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Tattle Talers Never Win

How many times have you heard someone tell you, “My child would never do something like that,” only to know that the child in question is guilty of the wrong-doing in question?

No matter how old you are, no matter what your intentions, it is always best to mind your own business when it comes to other people’s children. It always ends badly. Trust me. People do not want to hear that their child might be imperfect, unkind, aggressive, not the most brilliant person ever to walk the Earth….Should I go on?

When my one of my boys was in third grade, he told me that a good friend, let’s call him Don, was starting fights on the basketball court with some of my son’s other good friends. He was upset because the group wanted to exclude Don, and he simply wanted Don to be less aggressive and stay in the game. “Please speak to Don’s mom,” he begged, only wanting to keep Don in the fold. At the time, I considered Don’s mom, let’s call her Elaine, a friend. At the time, I too wanted Don to continue to hang with this group of boys. So I tried to speak to Elaine. But instead of the friend whom I came to enjoy over the years, I hit a brick wall. “Well what are the other boys doing to Don?” she demanded. I explained that my child did not see anything inappropriate done to Don. But my pleas fell on deaf ears and anger. My son’s friends soon refused to include Don, something I tried to prevent. In part because he had a “Not My Child” mom.

Flash forward to seventh grade. Another one of my many boys leaves dinner with friends in tears. Turns out that one member of their crowd, let’s call him Turner, is telling their mutual friends that my son is too “boring.” Turner wants to convince the crowd to stop hanging out with my child. Not because my son did anything mean, just because they were middle schoolers. In this case, I made the decision to guide my son rather than call the mother – let’s call her Susie. There should have been an open door for this type of conversation with Susie as she was someone with whom my family spent vacations, holidays, and hurricanes. But I was hesitant to tell her about her son’s behavior. Turns out that I made a well-thought out decision. Months later, after Turner caused some notable damage to some of my child’s relationships, Susie called me to ask why I did not offer Turner a ride to a party. Turns out that Susie didn’t get the answer she anticipated. Turns out, Susie, my one-time friend, the friend who spent hours telling me, “if my kid ever does anything inappropriate, I want to know about it,” really didn’t want to know about it. Her child was perfect. Her child could do no wrong. She was another “Not My Child” mom.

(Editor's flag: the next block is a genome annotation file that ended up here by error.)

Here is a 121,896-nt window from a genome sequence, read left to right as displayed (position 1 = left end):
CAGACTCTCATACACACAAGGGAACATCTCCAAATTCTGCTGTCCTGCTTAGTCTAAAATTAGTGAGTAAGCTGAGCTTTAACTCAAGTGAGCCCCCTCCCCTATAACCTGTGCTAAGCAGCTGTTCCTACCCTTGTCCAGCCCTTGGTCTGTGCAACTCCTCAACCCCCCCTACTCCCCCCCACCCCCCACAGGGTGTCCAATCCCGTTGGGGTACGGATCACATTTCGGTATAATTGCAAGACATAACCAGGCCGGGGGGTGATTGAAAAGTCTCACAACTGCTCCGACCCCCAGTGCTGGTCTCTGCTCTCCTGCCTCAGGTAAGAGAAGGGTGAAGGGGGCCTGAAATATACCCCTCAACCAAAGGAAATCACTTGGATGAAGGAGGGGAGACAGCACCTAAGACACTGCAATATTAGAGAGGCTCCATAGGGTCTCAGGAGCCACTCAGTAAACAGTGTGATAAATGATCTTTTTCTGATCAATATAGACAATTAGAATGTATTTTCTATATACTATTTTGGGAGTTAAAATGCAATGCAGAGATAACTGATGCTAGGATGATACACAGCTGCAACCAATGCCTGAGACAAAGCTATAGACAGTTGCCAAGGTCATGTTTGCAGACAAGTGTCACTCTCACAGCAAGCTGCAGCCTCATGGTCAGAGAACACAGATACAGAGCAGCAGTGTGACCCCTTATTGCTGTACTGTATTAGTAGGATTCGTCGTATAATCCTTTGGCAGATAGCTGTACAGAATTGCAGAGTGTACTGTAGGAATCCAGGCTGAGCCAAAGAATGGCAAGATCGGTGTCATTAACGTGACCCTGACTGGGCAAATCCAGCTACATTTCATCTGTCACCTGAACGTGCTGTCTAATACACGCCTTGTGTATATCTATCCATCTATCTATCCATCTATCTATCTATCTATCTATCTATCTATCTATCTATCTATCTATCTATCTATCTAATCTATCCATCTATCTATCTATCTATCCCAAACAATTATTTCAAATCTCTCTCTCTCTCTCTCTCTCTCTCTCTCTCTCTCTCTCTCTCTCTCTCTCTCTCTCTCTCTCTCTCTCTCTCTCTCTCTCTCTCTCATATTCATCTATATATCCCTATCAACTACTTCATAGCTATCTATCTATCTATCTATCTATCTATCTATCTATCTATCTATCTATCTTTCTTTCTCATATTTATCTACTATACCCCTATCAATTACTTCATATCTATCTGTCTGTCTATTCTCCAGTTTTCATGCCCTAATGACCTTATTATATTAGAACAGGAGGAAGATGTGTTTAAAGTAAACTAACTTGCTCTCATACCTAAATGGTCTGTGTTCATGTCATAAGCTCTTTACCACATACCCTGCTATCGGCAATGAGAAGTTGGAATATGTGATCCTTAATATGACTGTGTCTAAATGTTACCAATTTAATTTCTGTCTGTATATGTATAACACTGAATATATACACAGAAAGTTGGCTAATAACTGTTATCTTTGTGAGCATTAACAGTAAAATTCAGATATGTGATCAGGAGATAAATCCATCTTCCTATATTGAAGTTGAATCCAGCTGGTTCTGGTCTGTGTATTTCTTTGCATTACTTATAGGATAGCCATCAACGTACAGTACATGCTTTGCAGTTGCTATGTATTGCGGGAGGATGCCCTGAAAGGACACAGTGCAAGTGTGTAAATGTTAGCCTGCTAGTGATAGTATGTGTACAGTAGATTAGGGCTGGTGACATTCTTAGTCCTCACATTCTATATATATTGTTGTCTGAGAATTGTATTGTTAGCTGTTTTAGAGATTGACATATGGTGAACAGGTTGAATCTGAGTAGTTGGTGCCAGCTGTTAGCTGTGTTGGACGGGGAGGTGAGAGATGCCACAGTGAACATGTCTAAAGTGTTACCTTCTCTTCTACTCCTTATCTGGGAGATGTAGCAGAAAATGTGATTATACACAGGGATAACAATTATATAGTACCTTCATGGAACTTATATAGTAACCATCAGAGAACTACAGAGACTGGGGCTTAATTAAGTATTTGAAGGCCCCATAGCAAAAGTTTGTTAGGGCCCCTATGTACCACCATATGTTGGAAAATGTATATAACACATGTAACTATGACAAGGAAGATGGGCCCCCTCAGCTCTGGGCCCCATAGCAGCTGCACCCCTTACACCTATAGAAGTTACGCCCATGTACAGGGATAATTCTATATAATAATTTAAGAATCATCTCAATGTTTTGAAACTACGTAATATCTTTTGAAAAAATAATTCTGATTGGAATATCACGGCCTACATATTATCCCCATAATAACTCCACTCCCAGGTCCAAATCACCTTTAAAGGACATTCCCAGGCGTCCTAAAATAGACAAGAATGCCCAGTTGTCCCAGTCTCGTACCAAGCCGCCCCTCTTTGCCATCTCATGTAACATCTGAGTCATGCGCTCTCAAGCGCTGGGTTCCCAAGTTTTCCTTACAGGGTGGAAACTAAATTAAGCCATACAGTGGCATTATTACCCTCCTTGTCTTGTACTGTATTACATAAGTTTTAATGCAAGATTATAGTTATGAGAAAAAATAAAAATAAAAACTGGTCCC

The moral of this not so happy story is simple. Tattle talers never win. We learned that in preschool when Johnny called you a poo poo head and the teacher simply told you to ignore Johnny. And it holds true as adults. As much as people say that they do not want to parent in denial, they want to parent in denial. That’s just the way it is. The majority of people want to maintain their fantastic bubble of perfection rather than work towards a more perfect reality.

So do yourself a favor. Do not try to burst those bubbles. Mind your own business. Eventually reality will explode in their faces. Hopefully without too much everlasting damage done to anyone.

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